“Present. Perfect.” (完美現在時) – 2019 SDAFF Review

The documentary “Present. Perfect.” opens with a couple of informational slides to set the stage, but otherwise avoids presenting the full context behind the story.  Director Shengzhe Zhu instead tests the viewer, daring him or her to figure out what on earth is on screen during a 10-minute-plus stretch of solid B-roll featuring a sequence of disconnected scenes – save the fact that everything was shot somewhere in China.  But then clues appear, such as the slight shakiness and choppiness of the footage, as well as the occasional watermark showcasing a logo for an online live broadcasting service.

The characters are then introduced to the audience, speaking in front of the camera one by one in random turns, and the previously confusing B-roll starts to make sense once the dots are connected.  2016 marked “Year Zero of China’s live streaming craze,” with 422 million people going online to do just that by the following year. Zhu’s streamers make up quite a cast, with each person toeing the line between getting banned from services such as Huya or Douyu, and generating enough “TMI” (short for “too much information”) to win over fans, who contribute virtual gifts and real currency in return.

On one hand, such a platform gives a voice to the disenfranchised, turning them into celebrities in a country with 1.4 billion people.  A cherubic seamstress live streams when her boss is out, juggling potential workplace injuries while sewing underwear in a factory with stream of consciousness insights about her job.  A pig farmer talks about her work, then teases her audience into believing that she will live stream a visit to the toilet.  A disfigured man thanks viewers for their donations, then exclaims in excitement when several people randomly dressed up as life-sized Pikachu walk by.  On the other hand, the shock value stemming from such live footage causes their viewers – much like the audience for this documentary – to wonder if what they are seeing is, in fact, real.  Is that man really recovering from severe burns suffered during a fire?  Is that actual blood oozing from another person’s arm?  And why is Xiao Ai – the artificial intelligence voice assistant created by electronics company Xiaomi – being asked by one streamer to engage in disturbing behavior?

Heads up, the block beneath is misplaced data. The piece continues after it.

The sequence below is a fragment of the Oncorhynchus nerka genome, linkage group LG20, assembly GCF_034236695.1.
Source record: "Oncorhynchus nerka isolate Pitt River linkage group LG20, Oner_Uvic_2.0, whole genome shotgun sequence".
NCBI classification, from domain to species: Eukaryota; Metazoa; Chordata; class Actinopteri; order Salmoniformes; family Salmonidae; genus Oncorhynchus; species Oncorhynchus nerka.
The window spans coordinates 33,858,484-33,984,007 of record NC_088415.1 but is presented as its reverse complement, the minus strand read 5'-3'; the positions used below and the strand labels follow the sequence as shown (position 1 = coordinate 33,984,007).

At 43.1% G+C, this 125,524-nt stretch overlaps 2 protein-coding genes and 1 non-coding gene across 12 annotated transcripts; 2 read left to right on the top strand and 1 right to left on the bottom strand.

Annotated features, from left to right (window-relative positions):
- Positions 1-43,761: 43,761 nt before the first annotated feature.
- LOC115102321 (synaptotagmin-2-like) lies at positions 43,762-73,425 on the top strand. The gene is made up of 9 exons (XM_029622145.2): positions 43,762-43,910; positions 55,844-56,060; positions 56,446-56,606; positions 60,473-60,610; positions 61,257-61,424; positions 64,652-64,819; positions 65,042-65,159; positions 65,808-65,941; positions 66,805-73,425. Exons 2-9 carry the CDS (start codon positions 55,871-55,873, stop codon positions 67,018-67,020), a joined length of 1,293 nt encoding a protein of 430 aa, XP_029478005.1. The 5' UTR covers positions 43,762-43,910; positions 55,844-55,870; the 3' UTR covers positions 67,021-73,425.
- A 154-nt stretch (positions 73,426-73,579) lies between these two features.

Now for the full context: 2017 was the year that the first version of the Cybersecurity Law of the People’s Republic of China was enforced.  Despite this measure, the popularity of live streaming has not waned, and the film’s subjects unreservedly discuss topics such as labor issues, disabilities, sexual identity and single parenthood in extended monologues.  Also notable is the fact that the featured streamers are chasing neither Instagram-perfect backdrops nor clout (unlike last year’s documentary “People’s Republic of Desire,” which focused on the competition between the crème de la crème of Chinese streamers).  By combating social isolation and the ennui of daily life, they satisfy themselves through their viewers’ feedback, both positive and negative, as it appears in real time on the screen.

Most important of all is the fact that none of the clips featured in the film exist online anymore, as streams are not archived.  According to the San Diego Asian Film Festival, Zhu actually spent 10 months watching and recording streams from her perch in Chicago, and wove together an escalating narrative based on the streamers’ voices alone.  Refraining from judgment (having never met the streamers in person) while opting for a black and white finish (creating the impression of historical footage), Zhu’s curation manages to elicit sympathy for its subjects while alluding to the dangers of excessive, passive consumption.

“Present. Perfect.” screens at the San Diego Asian Film Festival on Nov. 14. Tickets are available at sdaff.org.